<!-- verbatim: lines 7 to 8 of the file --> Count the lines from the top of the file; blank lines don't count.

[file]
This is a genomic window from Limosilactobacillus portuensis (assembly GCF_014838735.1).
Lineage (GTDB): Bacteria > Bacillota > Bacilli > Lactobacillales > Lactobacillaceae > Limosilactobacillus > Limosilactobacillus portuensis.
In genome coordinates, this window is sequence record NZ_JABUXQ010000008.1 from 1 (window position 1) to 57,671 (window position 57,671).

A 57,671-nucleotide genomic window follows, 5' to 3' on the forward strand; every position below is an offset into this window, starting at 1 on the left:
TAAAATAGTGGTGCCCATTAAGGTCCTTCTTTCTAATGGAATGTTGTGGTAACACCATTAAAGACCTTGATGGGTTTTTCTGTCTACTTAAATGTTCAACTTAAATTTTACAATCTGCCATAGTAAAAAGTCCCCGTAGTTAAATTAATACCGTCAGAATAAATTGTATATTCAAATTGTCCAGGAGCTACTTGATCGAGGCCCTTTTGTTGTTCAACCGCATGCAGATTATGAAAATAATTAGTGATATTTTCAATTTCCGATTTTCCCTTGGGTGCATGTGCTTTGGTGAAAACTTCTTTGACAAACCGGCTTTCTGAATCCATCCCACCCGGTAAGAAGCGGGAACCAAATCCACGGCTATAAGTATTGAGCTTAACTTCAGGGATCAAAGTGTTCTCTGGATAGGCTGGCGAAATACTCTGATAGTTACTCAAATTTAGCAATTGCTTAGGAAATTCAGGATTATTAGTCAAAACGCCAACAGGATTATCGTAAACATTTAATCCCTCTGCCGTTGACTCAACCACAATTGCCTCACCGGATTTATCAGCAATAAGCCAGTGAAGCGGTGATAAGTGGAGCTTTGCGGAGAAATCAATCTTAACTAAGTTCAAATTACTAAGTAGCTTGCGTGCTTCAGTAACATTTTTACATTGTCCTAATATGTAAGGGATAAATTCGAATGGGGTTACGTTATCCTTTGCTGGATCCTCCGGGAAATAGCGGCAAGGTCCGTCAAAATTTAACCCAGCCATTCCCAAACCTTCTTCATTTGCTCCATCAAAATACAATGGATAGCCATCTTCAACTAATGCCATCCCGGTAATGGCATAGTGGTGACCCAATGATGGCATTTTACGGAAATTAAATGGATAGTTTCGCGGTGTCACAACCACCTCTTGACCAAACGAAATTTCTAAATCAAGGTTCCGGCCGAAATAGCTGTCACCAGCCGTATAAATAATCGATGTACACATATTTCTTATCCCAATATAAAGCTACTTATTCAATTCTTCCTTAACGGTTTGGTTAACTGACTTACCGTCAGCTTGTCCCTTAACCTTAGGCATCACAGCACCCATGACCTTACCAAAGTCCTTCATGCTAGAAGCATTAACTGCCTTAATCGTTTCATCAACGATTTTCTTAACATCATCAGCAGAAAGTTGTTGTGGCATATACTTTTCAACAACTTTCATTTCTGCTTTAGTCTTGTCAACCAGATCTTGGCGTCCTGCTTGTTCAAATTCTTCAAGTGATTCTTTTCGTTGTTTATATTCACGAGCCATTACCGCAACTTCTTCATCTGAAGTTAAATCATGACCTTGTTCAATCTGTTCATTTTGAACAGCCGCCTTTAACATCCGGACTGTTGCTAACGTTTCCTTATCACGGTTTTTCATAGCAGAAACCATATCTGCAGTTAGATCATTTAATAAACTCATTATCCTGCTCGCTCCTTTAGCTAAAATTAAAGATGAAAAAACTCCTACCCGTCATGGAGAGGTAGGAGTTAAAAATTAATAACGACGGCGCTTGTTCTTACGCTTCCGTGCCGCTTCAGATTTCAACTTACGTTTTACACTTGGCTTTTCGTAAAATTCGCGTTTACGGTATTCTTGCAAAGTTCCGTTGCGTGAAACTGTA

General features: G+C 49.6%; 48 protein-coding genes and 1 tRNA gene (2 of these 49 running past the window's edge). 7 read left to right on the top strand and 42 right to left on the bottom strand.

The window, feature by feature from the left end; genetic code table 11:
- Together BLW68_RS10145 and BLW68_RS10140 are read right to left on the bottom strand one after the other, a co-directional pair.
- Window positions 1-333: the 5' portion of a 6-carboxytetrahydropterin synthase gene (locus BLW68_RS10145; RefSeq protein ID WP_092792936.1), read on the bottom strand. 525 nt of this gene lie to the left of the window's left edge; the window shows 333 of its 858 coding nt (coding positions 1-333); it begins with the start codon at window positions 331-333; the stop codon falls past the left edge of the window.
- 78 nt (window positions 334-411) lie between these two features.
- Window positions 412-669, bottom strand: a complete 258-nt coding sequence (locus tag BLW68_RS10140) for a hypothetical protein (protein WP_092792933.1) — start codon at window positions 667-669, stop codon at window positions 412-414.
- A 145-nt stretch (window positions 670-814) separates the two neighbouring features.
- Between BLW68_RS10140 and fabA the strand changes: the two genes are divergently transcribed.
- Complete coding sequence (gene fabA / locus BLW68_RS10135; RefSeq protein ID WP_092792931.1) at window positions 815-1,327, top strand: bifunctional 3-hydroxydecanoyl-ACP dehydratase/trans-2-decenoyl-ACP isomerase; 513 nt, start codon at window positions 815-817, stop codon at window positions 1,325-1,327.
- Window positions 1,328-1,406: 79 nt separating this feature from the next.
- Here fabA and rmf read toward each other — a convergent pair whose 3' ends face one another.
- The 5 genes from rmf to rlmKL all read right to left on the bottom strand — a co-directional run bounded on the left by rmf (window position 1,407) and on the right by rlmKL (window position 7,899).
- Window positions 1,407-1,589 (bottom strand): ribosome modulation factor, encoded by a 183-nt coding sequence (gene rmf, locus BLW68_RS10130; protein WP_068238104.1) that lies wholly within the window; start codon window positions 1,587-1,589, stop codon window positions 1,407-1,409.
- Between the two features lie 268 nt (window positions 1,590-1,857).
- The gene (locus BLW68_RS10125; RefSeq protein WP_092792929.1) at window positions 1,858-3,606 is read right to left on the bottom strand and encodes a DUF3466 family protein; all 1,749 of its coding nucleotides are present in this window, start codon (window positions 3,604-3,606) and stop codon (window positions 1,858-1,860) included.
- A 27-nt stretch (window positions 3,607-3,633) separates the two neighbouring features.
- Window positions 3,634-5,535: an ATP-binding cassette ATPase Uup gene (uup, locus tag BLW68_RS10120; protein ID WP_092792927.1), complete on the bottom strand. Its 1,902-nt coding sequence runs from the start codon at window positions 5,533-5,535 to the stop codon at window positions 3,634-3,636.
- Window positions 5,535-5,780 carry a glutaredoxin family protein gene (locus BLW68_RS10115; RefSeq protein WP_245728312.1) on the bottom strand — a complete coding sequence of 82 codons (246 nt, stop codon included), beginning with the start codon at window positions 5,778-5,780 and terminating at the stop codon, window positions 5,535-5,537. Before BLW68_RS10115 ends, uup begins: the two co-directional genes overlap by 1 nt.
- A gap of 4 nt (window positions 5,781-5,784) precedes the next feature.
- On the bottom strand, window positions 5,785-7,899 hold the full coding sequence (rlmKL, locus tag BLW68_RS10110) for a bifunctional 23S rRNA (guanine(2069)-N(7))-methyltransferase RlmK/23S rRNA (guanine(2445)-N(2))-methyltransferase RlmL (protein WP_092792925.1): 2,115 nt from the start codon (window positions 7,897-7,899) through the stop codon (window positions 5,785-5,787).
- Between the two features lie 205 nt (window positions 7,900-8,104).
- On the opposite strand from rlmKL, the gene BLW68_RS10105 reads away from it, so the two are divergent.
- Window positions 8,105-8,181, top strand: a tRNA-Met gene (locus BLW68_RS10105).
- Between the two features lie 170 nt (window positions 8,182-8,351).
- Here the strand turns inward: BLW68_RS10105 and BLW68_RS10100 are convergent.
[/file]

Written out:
The window, feature by feature from the left end; genetic code table 11:
- Together BLW68_RS10145 and BLW68_RS10140 are read right to left on the bottom strand one after the other, a co-directional pair.